Anaheim City Council members Tuesday will consider appointing Chris Zapata, the former city manager of San Leandro, as the city’s top executive, less than a week after Zapata announced he would step down from leading the city of 90,000. Zapata had been accused, and cleared, of sexual misconduct while city manager.

Zapata, who was first appointed San Leandro city manager in 2012, left the role on July 10 with a $350,000 severance agreement that included payment for attorney’s fees and accrued vacation time, according to the East Bay Times. 

His departure followed a four-month paid leave that began in late January during which city officials investigated claims of sexual misconduct against him. Zapata had strongly denied the allegations and an independent investigator hired by the city found the accusations were not credible. 

If his appointment is approved by the Anaheim City Council, Zapata would assume the role on August 6 with a $291,000 annual salary. Prior to San Leandro, Zapata was the city manager of National City, in San Diego County, for eight years and at two Arizona cities, Eloy and Superior.

Zapata’s appointment fills a role that has been vacant since the council forced former City Manager Paul Emery to resign last July, citing differences in vision between Emery and the city council majority. City Clerk Linda Andal has since served as acting city manager, and if Zapata is permanently appointed, Andal will return to her city clerk role. 

The city recently appointed a new city attorney, Robert Fabela, and a new police chief, Jorge Cisneros. 

The allegations of sexual misconduct against Zapata were made by Rose Padilla Johnson, the chief executive officer of the Davis Street Family Resource Center in San Leandro. Johnson accused Zapata of inappropriate behavior including romantic invitations, comments about her appearance and gifts of music mix tapes with overtly sexual lyrics. She also alleged Zapata suggested she engage in a romantic relationship in exchange for facilitating a $1.5 million city loan to her nonprofit.

Zapata strongly denied the accusations.

Zapata was placed on a four-month paid administrative leave while an attorney hired by the city, Karen Kraemer, conducted an investigation, which included interviews with nine people and the review of text messages, emails and letters.

The review concluded “the credible evidence presented establishes that more likely that not, Mr. Zapata did not engage in any conduct of a romantic or sexual nature towards Ms. Padilla Johnson, nor did he offer to give her an extension of the loan term in return for engaging in a sexual relationship with him.”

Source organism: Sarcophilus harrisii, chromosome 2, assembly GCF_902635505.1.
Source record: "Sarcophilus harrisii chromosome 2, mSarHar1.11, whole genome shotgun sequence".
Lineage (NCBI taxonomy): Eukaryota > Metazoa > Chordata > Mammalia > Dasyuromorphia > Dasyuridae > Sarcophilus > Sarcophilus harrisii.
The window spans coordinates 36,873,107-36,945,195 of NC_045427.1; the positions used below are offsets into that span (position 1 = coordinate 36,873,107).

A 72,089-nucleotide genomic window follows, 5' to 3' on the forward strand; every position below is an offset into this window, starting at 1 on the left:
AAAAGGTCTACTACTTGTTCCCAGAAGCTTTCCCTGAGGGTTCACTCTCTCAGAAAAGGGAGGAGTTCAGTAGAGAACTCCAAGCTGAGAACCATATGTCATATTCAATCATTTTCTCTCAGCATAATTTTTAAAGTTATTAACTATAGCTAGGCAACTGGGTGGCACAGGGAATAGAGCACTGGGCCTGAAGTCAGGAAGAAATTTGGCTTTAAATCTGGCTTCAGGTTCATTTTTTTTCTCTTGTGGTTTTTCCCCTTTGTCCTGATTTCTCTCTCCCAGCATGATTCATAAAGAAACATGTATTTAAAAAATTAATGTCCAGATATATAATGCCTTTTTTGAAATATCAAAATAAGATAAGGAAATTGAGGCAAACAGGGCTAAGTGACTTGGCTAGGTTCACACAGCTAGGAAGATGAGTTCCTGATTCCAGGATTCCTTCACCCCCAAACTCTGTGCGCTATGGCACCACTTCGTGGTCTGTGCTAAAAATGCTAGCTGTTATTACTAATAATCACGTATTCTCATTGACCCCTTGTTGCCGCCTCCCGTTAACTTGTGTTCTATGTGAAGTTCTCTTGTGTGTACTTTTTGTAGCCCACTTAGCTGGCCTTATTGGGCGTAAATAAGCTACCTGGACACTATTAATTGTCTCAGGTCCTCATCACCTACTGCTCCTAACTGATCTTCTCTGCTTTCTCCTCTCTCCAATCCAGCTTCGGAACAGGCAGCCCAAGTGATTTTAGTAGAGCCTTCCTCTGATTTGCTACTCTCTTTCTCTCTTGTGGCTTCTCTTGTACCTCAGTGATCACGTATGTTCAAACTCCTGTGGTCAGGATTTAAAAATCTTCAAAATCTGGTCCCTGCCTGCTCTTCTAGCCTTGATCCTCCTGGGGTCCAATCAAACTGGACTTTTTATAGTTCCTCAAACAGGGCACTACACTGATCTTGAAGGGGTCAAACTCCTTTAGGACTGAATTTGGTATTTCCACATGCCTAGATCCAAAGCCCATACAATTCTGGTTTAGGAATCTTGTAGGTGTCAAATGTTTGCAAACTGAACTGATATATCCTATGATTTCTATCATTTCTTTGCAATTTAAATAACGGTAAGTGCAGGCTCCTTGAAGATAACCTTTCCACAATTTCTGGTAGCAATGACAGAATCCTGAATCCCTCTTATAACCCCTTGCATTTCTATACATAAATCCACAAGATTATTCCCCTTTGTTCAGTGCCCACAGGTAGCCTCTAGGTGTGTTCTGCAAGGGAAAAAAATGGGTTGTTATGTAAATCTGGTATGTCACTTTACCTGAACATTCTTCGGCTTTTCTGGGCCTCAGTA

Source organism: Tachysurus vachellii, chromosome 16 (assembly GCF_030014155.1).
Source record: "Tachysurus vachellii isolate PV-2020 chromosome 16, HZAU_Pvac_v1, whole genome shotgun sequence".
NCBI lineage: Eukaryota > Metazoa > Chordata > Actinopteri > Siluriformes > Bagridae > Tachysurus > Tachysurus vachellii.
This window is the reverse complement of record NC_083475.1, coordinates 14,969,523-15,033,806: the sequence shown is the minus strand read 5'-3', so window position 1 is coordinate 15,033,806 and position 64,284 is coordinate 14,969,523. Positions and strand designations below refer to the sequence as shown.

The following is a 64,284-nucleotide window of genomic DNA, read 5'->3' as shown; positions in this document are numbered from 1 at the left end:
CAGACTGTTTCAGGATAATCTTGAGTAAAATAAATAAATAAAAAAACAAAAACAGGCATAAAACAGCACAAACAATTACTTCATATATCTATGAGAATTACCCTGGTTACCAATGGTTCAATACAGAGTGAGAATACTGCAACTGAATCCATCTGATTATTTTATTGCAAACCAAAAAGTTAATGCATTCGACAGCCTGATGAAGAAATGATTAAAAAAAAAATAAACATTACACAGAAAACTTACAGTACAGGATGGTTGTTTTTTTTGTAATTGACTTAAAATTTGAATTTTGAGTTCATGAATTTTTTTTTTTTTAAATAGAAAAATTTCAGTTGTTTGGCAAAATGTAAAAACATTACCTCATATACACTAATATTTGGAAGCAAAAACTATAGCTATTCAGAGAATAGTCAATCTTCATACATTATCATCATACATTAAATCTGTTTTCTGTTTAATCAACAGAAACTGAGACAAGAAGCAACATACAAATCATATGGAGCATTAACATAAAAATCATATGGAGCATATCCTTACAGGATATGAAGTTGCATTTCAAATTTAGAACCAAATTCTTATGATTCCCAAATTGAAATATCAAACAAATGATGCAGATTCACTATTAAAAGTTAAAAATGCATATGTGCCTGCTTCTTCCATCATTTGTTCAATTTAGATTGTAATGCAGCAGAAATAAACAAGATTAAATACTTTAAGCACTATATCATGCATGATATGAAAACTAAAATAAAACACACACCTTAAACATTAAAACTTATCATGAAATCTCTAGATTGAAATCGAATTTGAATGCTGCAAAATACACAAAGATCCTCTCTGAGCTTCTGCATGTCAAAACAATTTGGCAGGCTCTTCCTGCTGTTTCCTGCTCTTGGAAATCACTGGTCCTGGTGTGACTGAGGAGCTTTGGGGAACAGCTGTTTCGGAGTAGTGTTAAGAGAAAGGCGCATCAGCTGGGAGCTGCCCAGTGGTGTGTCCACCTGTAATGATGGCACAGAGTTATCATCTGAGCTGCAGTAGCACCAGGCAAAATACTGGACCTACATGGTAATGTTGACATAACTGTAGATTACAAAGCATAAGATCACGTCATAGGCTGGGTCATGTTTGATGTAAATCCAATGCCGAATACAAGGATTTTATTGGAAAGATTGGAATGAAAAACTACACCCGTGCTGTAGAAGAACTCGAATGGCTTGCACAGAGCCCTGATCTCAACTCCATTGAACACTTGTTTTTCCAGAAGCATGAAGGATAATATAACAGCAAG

In a statement, Johnson said she was proud to have reported what happened to her, the East Bay Times reported.

“I am disappointed in the report and its findings, which I believe favored the aggressor in this misconduct case,” Johnson said.

In June, the San Leandro city council voted 6-1 to reinstate Zapata. A month later, the city announced a severance deal, according to the East Bay Times. Zapata would not comment on his departure but Deputy City Manager Eric Engelbart told the Times that “The city manager discussed his possible departure with the City Council, but was not asked to leave.”

Anaheim city spokesman Mike Lyster said Friday the City Council waited for the completion of the independent investigation before considering Zapata as a final candidate.

“We take the issues that were raised very seriously,” Lyster said. “Now with the matter thoroughly reviewed, we saw no further issues for us.”

Lyster said Zapata was “very open” with the city council about Johnson’s accusations and his paid leave and the city council is “completely confident” moving forward.

If he is appointed by the Anaheim City Council, Zapata will donate his severance payment – after legal fees, taxes and his vacation accrual are subtracted – to nonprofits based in San Leandro, Lyster said.

As part of his contract with Anaheim, Zapata will receive up to $9,000 for a temporary housing allowance and $12,000 for the cost of moving.

If terminated or asked to resign within the first five years of employment, Zapata would receive twelve months salary as severance pay.  After five years of employment, the severance pay would fall to six months.

Contact Thy Vo at tvo@voiceofoc.org or follow her on Twitter @thyanhvo.  

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